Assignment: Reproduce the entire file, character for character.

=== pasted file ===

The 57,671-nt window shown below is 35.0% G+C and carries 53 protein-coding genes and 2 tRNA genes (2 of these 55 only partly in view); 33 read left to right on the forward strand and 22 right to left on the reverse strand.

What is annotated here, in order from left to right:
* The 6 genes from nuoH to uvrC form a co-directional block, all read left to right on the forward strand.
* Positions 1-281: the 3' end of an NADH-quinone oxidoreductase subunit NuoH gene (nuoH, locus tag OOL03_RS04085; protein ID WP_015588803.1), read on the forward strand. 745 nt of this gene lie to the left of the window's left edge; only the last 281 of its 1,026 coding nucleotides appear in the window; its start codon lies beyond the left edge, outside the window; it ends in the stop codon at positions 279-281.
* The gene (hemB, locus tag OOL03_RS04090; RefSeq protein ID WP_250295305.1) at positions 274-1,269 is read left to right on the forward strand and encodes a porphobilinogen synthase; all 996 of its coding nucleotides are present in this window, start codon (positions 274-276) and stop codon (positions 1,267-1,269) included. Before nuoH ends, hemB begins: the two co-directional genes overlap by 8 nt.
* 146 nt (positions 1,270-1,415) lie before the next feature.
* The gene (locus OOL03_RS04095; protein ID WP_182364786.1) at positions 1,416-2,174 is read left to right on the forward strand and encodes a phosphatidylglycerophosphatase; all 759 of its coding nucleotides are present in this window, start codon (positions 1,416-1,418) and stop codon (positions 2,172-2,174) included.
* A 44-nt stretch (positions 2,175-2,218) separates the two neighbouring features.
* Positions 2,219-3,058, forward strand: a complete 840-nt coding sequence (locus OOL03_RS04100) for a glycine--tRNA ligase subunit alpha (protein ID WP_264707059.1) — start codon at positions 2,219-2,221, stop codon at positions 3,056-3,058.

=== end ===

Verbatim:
The 57,671-nt window shown below is 35.0% G+C and carries 53 protein-coding genes and 2 tRNA genes (2 of these 55 only partly in view); 33 read left to right on the forward strand and 22 right to left on the reverse strand.

What is annotated here, in order from left to right:
* The 6 genes from nuoH to uvrC form a co-directional block, all read left to right on the forward strand.
* Positions 1-281: the 3' end of an NADH-quinone oxidoreductase subunit NuoH gene (nuoH, locus tag OOL03_RS04085; protein ID WP_015588803.1), read on the forward strand. 745 nt of this gene lie to the left of the window's left edge; only the last 281 of its 1,026 coding nucleotides appear in the window; its start codon lies beyond the left edge, outside the window; it ends in the stop codon at positions 279-281.
* The gene (hemB, locus tag OOL03_RS04090; RefSeq protein ID WP_250295305.1) at positions 274-1,269 is read left to right on the forward strand and encodes a porphobilinogen synthase; all 996 of its coding nucleotides are present in this window, start codon (positions 274-276) and stop codon (positions 1,267-1,269) included. Before nuoH ends, hemB begins: the two co-directional genes overlap by 8 nt.
* 146 nt (positions 1,270-1,415) lie before the next feature.
* The gene (locus OOL03_RS04095; protein ID WP_182364786.1) at positions 1,416-2,174 is read left to right on the forward strand and encodes a phosphatidylglycerophosphatase; all 759 of its coding nucleotides are present in this window, start codon (positions 1,416-1,418) and stop codon (positions 2,172-2,174) included.
* A 44-nt stretch (positions 2,175-2,218) separates the two neighbouring features.
* Positions 2,219-3,058, forward strand: a complete 840-nt coding sequence (locus OOL03_RS04100) for a glycine--tRNA ligase subunit alpha (protein ID WP_264707059.1) — start codon at positions 2,219-2,221, stop codon at positions 3,056-3,058.